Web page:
It's important to remember as we go through these, people, that there are no stupid questions. What's stupid is the thought process that leads someone to ask the question. That may seem like semantics, but it leads to motive.
The Economist asks "Has Apple peaked?"
Apple spends a few months just doing what ordinary companies do, not introducing anything that turns an entire market upside down, and it's all over.
The world's most valuable firm may be past its prime
Exxon? Past its prime? Say it isn't so.
It depends on what day you ask and what stage of market insanity we're in, but with Apple's recent stock drop, Exxon was again the largest company in the world the last time the Macalope looked.
TECH blogs are abuzz. Pundits are busy pumping out predictions.
You're describing any day that ends in a "y."
But this time the fuss is not about an Apple product: it is about Samsung's latest Galaxy smartphone, which is likely to be launched in March.
Oh, psych! You got schooled Samsung-style, Apple fans! That is to say you were schooled via a dim simulacrum of how you would have been schooled had it been Apple.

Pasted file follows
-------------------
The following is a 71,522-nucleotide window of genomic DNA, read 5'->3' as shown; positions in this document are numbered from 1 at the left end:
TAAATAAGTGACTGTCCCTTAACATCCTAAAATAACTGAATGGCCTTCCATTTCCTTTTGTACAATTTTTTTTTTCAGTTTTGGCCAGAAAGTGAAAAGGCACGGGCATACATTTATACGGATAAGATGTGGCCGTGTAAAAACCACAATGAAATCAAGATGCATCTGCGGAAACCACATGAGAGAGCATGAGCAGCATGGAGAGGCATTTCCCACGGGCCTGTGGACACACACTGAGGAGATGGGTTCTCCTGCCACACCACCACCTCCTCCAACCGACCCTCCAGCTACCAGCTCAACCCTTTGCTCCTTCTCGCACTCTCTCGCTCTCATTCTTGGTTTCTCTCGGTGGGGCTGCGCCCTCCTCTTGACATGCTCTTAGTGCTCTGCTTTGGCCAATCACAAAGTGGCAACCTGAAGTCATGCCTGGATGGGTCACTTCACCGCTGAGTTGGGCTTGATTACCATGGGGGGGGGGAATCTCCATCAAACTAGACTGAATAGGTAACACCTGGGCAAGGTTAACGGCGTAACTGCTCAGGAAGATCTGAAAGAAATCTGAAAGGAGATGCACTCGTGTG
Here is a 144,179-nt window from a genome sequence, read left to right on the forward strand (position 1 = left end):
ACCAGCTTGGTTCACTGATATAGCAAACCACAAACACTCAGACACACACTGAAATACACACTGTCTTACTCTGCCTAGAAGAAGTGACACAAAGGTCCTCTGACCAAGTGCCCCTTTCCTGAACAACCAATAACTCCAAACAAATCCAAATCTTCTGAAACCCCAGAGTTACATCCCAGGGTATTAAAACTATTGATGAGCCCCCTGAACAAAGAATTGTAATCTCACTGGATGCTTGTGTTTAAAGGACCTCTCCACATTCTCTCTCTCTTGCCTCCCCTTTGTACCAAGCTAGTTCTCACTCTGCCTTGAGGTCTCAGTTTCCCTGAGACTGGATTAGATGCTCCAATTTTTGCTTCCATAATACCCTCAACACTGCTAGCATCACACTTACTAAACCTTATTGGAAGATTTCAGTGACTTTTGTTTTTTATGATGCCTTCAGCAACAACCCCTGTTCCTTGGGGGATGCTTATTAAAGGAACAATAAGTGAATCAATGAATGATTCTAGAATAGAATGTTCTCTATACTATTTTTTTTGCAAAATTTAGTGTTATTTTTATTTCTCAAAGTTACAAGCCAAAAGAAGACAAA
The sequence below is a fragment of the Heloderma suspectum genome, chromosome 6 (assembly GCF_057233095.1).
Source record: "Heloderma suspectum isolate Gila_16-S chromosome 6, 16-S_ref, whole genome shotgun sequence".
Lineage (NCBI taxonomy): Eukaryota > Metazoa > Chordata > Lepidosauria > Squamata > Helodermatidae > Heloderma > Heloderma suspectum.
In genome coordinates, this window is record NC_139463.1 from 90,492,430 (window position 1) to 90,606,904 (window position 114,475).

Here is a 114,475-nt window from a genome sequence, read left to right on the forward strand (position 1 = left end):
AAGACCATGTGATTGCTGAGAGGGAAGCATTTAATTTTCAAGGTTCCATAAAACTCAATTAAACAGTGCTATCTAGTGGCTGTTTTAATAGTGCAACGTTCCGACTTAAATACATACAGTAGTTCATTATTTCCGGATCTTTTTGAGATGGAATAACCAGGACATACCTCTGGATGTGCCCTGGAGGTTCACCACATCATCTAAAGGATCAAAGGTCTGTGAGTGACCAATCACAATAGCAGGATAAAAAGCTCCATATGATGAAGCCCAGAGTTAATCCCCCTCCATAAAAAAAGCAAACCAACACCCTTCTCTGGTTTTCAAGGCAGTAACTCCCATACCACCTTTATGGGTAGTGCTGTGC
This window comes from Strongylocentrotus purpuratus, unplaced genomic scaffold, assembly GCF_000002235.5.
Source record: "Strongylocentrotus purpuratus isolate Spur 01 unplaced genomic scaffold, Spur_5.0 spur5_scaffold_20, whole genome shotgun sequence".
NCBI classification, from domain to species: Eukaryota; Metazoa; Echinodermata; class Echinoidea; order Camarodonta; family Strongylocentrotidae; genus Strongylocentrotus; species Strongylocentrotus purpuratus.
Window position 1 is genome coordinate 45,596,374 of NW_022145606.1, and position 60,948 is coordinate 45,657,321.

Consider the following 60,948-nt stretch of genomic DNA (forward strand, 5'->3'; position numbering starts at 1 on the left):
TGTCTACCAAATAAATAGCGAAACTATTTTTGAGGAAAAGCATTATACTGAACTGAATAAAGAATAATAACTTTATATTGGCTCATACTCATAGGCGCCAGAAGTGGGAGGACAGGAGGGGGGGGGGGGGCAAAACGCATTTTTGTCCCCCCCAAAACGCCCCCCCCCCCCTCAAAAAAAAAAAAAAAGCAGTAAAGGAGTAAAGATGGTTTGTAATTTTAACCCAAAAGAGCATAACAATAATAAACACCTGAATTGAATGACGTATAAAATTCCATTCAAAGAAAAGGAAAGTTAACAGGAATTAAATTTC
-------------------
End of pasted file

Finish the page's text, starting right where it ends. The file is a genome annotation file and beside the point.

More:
Two things have whetted the bears' appetites.
Salmon and honey.
Oh, sorry. We are not talking about actual bears. Which is kind of too bad, because at least actual bears--unlike Wall Street bears--make rational decisions. Usually, of course, their decisions are based on salmon and honey, so it's kind of hard to go wrong.
"I should eat this salmon. And later eat some honey."
Nailed it, actual bear!
First, Steve Jobs, Apple's founder and creative genius, is dead.
And he apparently died since the huge run-up on the stock over last summer, if we are to believe the fallacy that Apple's share price makes a lick of sense.
Second, Apple's fantastic profit margins--38.6% on sales of $55 billion--attract competitors like sweetshops attract six-year-olds.
And so far only one of the precocious little imps has been able to score so much as a gumdrop.
The company's fans pooh-pooh the idea that Apple has peaked.
We also "pew-pew!" it by shooting imaginary lasers at it.
The firm's price-earnings ratio--11.6 at close of business on January 23rd--is not much different from Microsoft's (see chart 2). That makes Apple's shares look relatively sexy.
Paging Mat Honan. Mat Honan to the white courtesy phone, please.
A drizzle of negative news had already dampened investors' ardour before this week's earnings announcement. Apple bungled the introduction of its new mapping app, and there were rumours of cuts in component orders for the iPhone 5.
And that's what it takes. One bad app and some rumors that were pretty much disproved by strong iPhone sales from the fourth calendar quarter. Amazon, meanwhile, continues to ride high on smoke and mirrors, and they're all out of mirrors.
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